Corning Incorporated (NYSE: GLW) announced today that it has reached a definitive agreement with BD (Becton, Dickinson and Company) (NYSE:BDX) to acquire the majority of its Discovery Labware unit for approximately $730 million in cash. The acquisition is expected to be completed later this year, subject to customary closing conditions, including receipt of regulatory approvals.
“The Discovery Labware unit’s extensive product portfolio and established dealer network will significantly improve Corning Life Sciences’ offerings to customers and is a critical part of Corning’s long-term growth strategy,” Wendell P. Weeks, chairman, chief executive officer and president, said. “With sales of approximately $235 million, the acquisition will expand Corning Life Sciences’ annual revenues by 40% and catapult the segment toward its goal of being a $1 billion business by 2014. And, the acquisition provides added momentum for Corning to achieve our $10 billion revenue target in the next few years,” he added. Corning expects to reach this revenue goal through a combination of organic growth and strategic acquisitions.
When complete, the acquisition will augment Corning’s global market access and enhance its broad portfolio of life sciences products in the areas of drug-discovery tools, bioprocess solutions, and laboratory research instruments. Corning will integrate four of the Discovery Labware unit’s main product platforms: plastic consumable labware (including tubes, pipettes, Petri dishes, tissue culture dishes, and flasks); liquid-handling products; cell-based assays and cell cultureware; and ADME research into the Corning Life Sciences business segment upon closing of the acquisition.
“We are extremely excited and proud to add these talented people, proven research ability and established and well-respected products to Corning Life Sciences,” Dr. Richard M. Eglen, vice president and life sciences general manager, said. “We have a history of successfully integrating businesses into our organization and we see multiple synergies that are possible once the acquisition is complete. We look forward to bringing these two dynamic organizations together, and providing a more comprehensive line of products and services to customers worldwide.”
James B. Flaws, vice chairman and chief financial officer, said Corning will use a portion of its domestic cash balances to fund the transaction. “We plan to continue our current share repurchase activity and maintain our ability to provide additional shareholder distributions in the future, should the board of directors choose to do so,” he remarked. The company projects that the transaction will be slightly accretive in 2013. “We expect this to grow to $0.05 per share, excluding purchased intangibles amortization, when full integration into our existing business is complete by 2016,” Flaws said.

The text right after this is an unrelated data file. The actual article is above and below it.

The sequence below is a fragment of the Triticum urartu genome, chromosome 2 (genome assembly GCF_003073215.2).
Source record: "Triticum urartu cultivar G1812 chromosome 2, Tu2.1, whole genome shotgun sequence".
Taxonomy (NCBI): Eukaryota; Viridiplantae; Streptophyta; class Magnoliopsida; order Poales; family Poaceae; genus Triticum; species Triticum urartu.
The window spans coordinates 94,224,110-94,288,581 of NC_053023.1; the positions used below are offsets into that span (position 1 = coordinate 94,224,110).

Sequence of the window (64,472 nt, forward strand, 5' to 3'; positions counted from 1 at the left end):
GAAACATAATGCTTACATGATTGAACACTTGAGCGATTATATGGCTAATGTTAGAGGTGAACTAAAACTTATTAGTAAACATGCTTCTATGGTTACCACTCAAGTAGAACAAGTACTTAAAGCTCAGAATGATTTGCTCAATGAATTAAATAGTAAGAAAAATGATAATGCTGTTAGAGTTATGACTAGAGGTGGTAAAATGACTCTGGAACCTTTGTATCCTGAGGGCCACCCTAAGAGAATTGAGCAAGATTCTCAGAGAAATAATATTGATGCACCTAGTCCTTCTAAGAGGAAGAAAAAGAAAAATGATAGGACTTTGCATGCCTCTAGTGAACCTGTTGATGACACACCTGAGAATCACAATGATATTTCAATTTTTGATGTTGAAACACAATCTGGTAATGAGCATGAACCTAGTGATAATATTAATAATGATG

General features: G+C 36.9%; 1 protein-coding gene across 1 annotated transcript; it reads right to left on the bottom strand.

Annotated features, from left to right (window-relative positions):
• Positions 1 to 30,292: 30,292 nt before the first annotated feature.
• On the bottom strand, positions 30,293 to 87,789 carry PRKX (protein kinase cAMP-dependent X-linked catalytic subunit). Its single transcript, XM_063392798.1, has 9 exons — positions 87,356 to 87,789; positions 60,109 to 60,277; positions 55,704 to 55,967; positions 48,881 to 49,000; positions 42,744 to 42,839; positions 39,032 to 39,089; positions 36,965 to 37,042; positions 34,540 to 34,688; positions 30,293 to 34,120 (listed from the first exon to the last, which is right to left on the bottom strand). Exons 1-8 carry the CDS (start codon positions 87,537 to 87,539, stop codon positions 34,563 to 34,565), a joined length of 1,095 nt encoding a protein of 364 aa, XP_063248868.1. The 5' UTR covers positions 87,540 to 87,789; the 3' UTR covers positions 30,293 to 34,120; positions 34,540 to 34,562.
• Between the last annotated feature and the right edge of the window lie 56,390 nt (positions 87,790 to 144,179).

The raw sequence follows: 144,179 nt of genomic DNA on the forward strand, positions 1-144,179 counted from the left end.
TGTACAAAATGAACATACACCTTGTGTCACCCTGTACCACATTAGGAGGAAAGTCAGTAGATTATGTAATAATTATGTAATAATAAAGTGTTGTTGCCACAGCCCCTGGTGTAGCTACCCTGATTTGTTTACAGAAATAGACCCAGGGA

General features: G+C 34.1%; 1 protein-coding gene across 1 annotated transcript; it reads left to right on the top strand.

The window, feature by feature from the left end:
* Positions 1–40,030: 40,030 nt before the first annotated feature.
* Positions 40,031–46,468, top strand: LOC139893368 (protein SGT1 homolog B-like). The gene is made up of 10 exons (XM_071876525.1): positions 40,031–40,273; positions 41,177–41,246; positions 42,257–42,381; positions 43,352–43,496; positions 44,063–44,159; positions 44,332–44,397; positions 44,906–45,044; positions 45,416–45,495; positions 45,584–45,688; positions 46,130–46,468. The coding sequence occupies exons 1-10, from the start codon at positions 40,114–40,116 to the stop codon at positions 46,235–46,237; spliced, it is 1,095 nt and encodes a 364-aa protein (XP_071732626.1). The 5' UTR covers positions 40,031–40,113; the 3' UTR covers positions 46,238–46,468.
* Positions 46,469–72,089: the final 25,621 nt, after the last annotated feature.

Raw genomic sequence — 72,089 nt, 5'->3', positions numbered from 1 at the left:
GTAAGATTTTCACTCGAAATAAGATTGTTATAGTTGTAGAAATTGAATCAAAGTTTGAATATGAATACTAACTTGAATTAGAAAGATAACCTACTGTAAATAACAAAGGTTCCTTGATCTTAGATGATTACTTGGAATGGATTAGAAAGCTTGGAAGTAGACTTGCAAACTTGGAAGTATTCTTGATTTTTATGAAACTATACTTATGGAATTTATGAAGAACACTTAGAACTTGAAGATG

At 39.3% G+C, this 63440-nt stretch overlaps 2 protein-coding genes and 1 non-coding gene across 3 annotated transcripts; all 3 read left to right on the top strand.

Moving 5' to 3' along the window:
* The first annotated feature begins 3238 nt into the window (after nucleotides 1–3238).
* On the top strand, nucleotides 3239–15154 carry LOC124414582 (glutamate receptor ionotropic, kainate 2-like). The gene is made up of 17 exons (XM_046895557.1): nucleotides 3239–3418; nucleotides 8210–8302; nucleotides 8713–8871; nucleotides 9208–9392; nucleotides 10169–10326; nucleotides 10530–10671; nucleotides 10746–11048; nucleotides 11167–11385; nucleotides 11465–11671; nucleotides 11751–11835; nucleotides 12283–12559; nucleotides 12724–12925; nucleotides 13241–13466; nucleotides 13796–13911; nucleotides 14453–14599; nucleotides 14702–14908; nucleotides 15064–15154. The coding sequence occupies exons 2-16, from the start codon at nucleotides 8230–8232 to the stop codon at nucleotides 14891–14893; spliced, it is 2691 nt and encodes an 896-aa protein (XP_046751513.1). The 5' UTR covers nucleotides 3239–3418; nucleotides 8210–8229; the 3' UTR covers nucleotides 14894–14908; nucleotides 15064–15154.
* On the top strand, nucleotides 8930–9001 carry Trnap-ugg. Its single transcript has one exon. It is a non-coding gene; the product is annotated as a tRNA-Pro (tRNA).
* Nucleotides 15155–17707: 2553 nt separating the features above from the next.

“Life Sciences is an attractive growth industry and has low capital intensity. We expect this acquisition to provide a stable stream of incremental cash flow to Corning as we become a more balanced company,” Flaws concluded.
The Discovery Labware unit, headquartered in Billerica, Mass., has operations in Massachusetts, North Carolina, and the United Kingdom, and extensive dealer networks in Asia, Europe and North America.
Forward-Looking and Cautionary Statements
This press release contains “forward-looking statements” (within the meaning of the Private Securities Litigation Reform Act of 1995), which are based on current expectations and assumptions about Corning’s financial results and business operations, that involve substantial risks and uncertainties that could cause actual results to differ materially. These risks and uncertainties include: the effect of global political, economic and business conditions; conditions in the financial and credit markets; currency fluctuations; tax rates; product demand and industry capacity; competition; reliance on a concentrated customer base; manufacturing efficiencies; cost reductions; availability of critical components and materials; new product commercialization; pricing fluctuations and changes in the mix of sales between premium and non-premium products; new plant start-up or restructuring costs; possible disruption in commercial activities due to terrorist activity, armed conflict, political or financial instability, natural disasters, adverse weather conditions, or major health concerns; adequacy of insurance; equity company activities; acquisition and divestiture activities; the level of excess or obsolete inventory; the rate of technology change; the ability to enforce patents; product and components performance issues; retention of key personnel; stock price fluctuations; and adverse litigation or regulatory developments. These and other risk factors are detailed in Corning’s filings with the Securities and Exchange Commission. Forward-looking statements speak only as of the day that they are made, and Corning undertakes no obligation to update them in light of new information or future events.
About Corning Incorporated
Corning Incorporated (www.corning.com) is the world leader in specialty glass and ceramics. Drawing on more than 160 years of materials science and process engineering knowledge, Corning creates and makes keystone components that enable high-technology systems for consumer electronics, mobile emissions control, telecommunications and life sciences. Our products include glass substrates for LCD televisions, computer monitors and laptops; ceramic substrates and filters for mobile emission control systems; optical fiber, cable, hardware & equipment for telecommunications networks; optical biosensors for drug discovery; and other advanced optics and specialty glass solutions for a number of industries including semiconductor, aerospace, defense, astronomy, and metrology.